A Shopper's Guide to Pilea

A Shopper's Guide to Pilea

If you like unusual houseplants for terrariums or stand-alone plants that are conversation (and Instagram) worthy, then you need to take a closer look at the exotic members of the Pilea family. By Kar
By Karen Weir-Jimerson

If you like unusual houseplants for terrariums or stand-alone plants that are conversation (and Instagram) worthy, then you need to take a closer look at the exotic members of the Pilea family. 

Native to South and Central America, this diverse family of more than 700 species has one common characteristic: uniqueness. If you like metallic splashes of color, knubbly leaf texture, and interesting leaf/stem arrangement (like the spacy Pilea peppermoides), then take a deep dive into this remarkable plant group. 

Heavy metal coloration
A number of pilea varieties display metal colors, such as bronze and silver. For example, Aluminum plant (Pilea cadierei minima) earns its common name because its green leaves feature stripes of silver variegation.‘Silver Tree’ pilea (Pilea spruceana 'Silver Tree') has lovely bronze-color  leaves that are streaked with silver. Norfolk Friendship plant (Pilea spruceana ‘Norfolk’) produces lovely bronze-brown leaves that are striped in silver. 

Textural leaves
There are pilea varieties that draw attention because of their deeply textural leaves. ‘Moon Valley’ pilea has deep cratered green leaves (hence the name) that are flushed with reddish purple. And the leaves of ‘Dark Mystery’ pilea features distinctive saw-toothed edges.

Shapely leaves
Pileas offer lots of different leaf shapes. The quirky Pilea Sharing Plant™ (Pilea peperomioides) features perfectly round leaves that look like little lily pads. Artillery plant has tiny leaves. This plant’s Latin name is Pilea microphylla; microphylla means “small leaves.” Other pilea varieties, such as Aluminum plant pilea feature flat almond-shape leaves. 

Terrarium plants, dish gardens, hanging plants
Other pileas grow in a variety of plant forms which makes them adaptable for specialty projects such as terrariums or dish gardens. Artillery plant (Pilea microphylla) is small in stature with tiny green leaves.. Or try Glauca pilea (Pilea libanensis or Pilea glauca) which can be a  groundcover or hanging plant; it has small green leaves with a silvery-blue sheen.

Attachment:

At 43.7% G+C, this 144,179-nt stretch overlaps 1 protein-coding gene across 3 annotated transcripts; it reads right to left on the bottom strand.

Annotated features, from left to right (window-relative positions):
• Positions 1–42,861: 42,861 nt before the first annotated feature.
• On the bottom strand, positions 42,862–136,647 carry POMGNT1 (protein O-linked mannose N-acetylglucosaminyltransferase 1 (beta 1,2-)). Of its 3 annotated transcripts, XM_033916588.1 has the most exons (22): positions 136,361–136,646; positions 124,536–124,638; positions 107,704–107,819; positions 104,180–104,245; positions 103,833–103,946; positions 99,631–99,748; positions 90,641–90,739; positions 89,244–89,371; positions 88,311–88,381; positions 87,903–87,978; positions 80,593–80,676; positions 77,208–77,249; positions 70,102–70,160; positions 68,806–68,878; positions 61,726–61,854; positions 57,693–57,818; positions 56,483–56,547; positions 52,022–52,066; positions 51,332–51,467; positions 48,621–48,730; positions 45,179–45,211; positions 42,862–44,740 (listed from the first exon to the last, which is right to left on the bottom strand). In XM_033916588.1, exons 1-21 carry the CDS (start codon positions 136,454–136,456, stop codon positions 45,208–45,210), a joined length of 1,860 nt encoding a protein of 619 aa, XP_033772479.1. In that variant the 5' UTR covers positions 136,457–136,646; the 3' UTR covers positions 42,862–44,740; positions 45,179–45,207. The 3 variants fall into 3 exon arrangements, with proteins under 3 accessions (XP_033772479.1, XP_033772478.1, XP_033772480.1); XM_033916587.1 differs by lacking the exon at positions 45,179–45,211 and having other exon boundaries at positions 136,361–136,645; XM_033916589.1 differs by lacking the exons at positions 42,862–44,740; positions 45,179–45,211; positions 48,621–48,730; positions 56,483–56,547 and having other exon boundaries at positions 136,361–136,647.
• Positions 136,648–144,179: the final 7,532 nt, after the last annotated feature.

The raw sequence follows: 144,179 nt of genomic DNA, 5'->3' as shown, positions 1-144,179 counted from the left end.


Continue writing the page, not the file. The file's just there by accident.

Shopping for pilea
Look for plants with healthy firm leaves and stems. Avoid plants with yellow leaves which may have been over or under watered. 

Pilea traits
Although many of the different varieties of pilea look very different from one another, they are easy to grow. These plants are generally slow growing which makes them ideal for terrariums or other small-space uses. Here are some other elements of caring for pilea that you need to know: 

Pilea Care
Regardless of their leaf shape, texture, or color, peperomia do best in medium light. This means they like filtered light from west- or east-facing windows. You can try them in higher or lower lighting, and they may do fine. 

Pileas like most houseplants, don’t like to be overwatered. Too much hydration can cause their roots to rot in wet soil. Do a soil moisture test with your finger; wiggle a finger into the soil down about an inch. If it is dry, it’s time to water. Avoid watering the leaves; instead, direct water at the base of the plant. For easy watering in a single pot, use a Wick & Grow  system which waters from the bottom of the plant, allowing the plant to wick up water as it needs it. 

Pilea prefers temperatures between 60 and 80 degrees F. Keep plants away from cool drafts from doors and windows or hot blasts from heating vents or fireplaces. 

To keep plants healthy, feed with houseplant food in the spring and summer. Follow application directions. Don’t over feed.

To take a look at all the pilea varieties, click here.